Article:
In any high-value complex B2B sales environments involving new projects with multiple stakeholders, the buying behaviours and motivations that drive your customer’s decision-making journey are inherently complicated and may be impossible for the average sales person to ever completely understand.
For anything other than inevitable purchases, your customer typically has a number of potential options – each with their respective pros and cons. Each of the individual stakeholders are also likely to have different personal motivations, priorities and decision criteria – often making it hard to establish consensus.
It’s perhaps no surprise that so many apparently promising sales opportunities end with the customer either deciding to do nothing, or to postpone the project until some often-undefined future date. And it’s no wonder that many studies have found that “no decision” is now the most common outcome for such projects.
There are four key things your sales people need to be aware of when it comes to understanding B2B buying behaviour: status quo bias, loss aversion, decision paralysis and the impact of early influence.
Status Quo Bias
Based on ground-breaking research by Nobel Prize winning behavioural economist Daniel Kahneman (author of the best-selling “Thinking, Fast and Slow”), status quo bias recognises that change is usually perceived to be risky – so unless your customer has an urgent and compelling reason to act, they will usually prefer the comfort of the status quo. It’s no wonder that so many apparently promising sales opportunities end with the customer deciding to “do nothing”.
The implications for value selling are clear: if you are to persuade our customer of the need for change, you need to help them recognise that the status quo is unsafe. You need to contrast the threats, risks and consequences of their current path – the cost of inaction – with the potential benefits of realising the significant opportunities that lie before them – the value of change.
Kahneman’s research also found that decision-makers were 2-3 time more likely to take decisive action in response to the threat of loss than they were in response to the opportunity for gain. This runs counter to the instincts of many less experienced or less effective sales people, who tend to be far more inclined to focus on the opportunity for gain than the threat of pain.
The implications for value selling are clear: you need to leverage loss aversion (and challenge their status quo bias at the same time) by helping your customers to recognise all the potential current threats to their business performance. This requires that you encourage them to confront the undervalued implications of issues they may already already aware of, as well as introducing new and previously unrecognised threats to their strategic business goals.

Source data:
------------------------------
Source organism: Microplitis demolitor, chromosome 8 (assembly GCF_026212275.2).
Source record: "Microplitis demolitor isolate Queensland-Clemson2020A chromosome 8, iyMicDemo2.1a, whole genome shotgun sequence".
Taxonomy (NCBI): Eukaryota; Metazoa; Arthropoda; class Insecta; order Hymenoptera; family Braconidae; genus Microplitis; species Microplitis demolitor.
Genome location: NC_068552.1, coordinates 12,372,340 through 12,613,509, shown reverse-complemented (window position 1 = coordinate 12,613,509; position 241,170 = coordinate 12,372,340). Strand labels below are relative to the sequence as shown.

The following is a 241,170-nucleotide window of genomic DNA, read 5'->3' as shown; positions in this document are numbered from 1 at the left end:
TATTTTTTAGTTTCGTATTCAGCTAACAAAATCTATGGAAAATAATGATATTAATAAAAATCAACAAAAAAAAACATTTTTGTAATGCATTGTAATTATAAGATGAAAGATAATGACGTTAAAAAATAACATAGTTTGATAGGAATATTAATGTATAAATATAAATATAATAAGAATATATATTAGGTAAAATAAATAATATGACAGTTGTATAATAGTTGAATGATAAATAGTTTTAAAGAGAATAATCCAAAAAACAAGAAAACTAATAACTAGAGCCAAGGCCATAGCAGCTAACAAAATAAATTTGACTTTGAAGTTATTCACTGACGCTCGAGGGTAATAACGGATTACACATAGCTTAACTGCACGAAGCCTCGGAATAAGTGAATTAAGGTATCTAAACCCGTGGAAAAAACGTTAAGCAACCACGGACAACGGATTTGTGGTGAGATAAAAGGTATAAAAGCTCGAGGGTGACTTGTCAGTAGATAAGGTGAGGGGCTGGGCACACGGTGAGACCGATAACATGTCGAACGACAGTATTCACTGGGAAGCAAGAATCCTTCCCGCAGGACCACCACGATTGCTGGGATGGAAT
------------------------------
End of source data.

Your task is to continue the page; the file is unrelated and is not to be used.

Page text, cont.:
Research published in “The Challenger Customer” proved that the chances of a positive purchase decision declines in proportion to the number of stakeholders involved in the process. When a single individual is involved there is an 80% chance of success – but the number declines rapidly until when six or more stakeholders are involved the chances of reaching consensus fall below 30%.
Their latest research shows that the average number of stakeholders in a typical high-value complex B2B buying decision has steadily risen to 10-11 – and the number continues to rise. The implications for value selling are clear: if you cannot identify and support a powerful champion and help the buying group as a whole to achieve consensus around their preferred option, their decision-making process is likely to slow down, stall or be abandoned completely.
The Impact of Early Influence
BANT (budget, authority, need and timeframe) is a previously popular means of qualifying sales opportunities. It encourages sales people to disqualify early opportunities that are not yet formal projects. This is a thoroughly dangerous conclusion: Forrester found that the vendor that did the most to shape the prospect’s vision of a solution wins 3 out of 4 subsequent purchase decisions.
Vendors that instruct their sales people to only pursue BANT-qualified opportunities put themselves at a huge disadvantage. The implications for value selling are clear: sales people need to be encouraged and enabled to proactively target and engage early with people and organisations that satisfy their most valuable opportunity profiles and to invest in influencing the prospect’s agenda before the emergence of a formally-defined and funded project.
These four factors play a pivotal role in complex B2B buying decisions, and your sales people ignore them at their peril. Your value selling strategies and tactics must reflect the need to challenge the status quo, to leverage loss aversion, to avoid decision paralysis and to ensure that you reap the benefits of influencing your customer at the earliest possible stage in their buying journey.
And that, of course, is precisely what our value selling system® was designed to do…